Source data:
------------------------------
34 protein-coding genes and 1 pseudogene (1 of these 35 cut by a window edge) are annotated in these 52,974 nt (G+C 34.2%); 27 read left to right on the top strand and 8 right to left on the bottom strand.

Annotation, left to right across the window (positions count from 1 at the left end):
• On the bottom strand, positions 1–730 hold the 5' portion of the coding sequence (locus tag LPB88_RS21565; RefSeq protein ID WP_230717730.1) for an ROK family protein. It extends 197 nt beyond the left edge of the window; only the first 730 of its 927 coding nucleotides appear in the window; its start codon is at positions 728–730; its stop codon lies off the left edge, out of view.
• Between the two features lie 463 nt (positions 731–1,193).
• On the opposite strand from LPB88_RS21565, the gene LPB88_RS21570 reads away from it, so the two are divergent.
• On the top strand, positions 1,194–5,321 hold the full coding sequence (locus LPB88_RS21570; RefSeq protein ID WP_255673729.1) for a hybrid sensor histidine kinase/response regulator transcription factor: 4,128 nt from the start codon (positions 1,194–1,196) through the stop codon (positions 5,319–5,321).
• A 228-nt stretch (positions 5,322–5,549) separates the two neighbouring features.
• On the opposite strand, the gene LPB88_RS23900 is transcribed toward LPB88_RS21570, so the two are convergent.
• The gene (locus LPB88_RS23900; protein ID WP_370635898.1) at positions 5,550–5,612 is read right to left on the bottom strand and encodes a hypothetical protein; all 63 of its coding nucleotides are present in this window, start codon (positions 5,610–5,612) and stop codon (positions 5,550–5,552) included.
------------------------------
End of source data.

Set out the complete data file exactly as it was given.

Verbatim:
34 protein-coding genes and 1 pseudogene (1 of these 35 cut by a window edge) are annotated in these 52,974 nt (G+C 34.2%); 27 read left to right on the top strand and 8 right to left on the bottom strand.

Annotation, left to right across the window (positions count from 1 at the left end):
• On the bottom strand, positions 1–730 hold the 5' portion of the coding sequence (locus tag LPB88_RS21565; RefSeq protein ID WP_230717730.1) for an ROK family protein. It extends 197 nt beyond the left edge of the window; only the first 730 of its 927 coding nucleotides appear in the window; its start codon is at positions 728–730; its stop codon lies off the left edge, out of view.
• Between the two features lie 463 nt (positions 731–1,193).
• On the opposite strand from LPB88_RS21565, the gene LPB88_RS21570 reads away from it, so the two are divergent.
• On the top strand, positions 1,194–5,321 hold the full coding sequence (locus LPB88_RS21570; RefSeq protein ID WP_255673729.1) for a hybrid sensor histidine kinase/response regulator transcription factor: 4,128 nt from the start codon (positions 1,194–1,196) through the stop codon (positions 5,319–5,321).
• A 228-nt stretch (positions 5,322–5,549) separates the two neighbouring features.
• On the opposite strand, the gene LPB88_RS23900 is transcribed toward LPB88_RS21570, so the two are convergent.
• The gene (locus LPB88_RS23900; protein ID WP_370635898.1) at positions 5,550–5,612 is read right to left on the bottom strand and encodes a hypothetical protein; all 63 of its coding nucleotides are present in this window, start codon (positions 5,610–5,612) and stop codon (positions 5,550–5,552) included.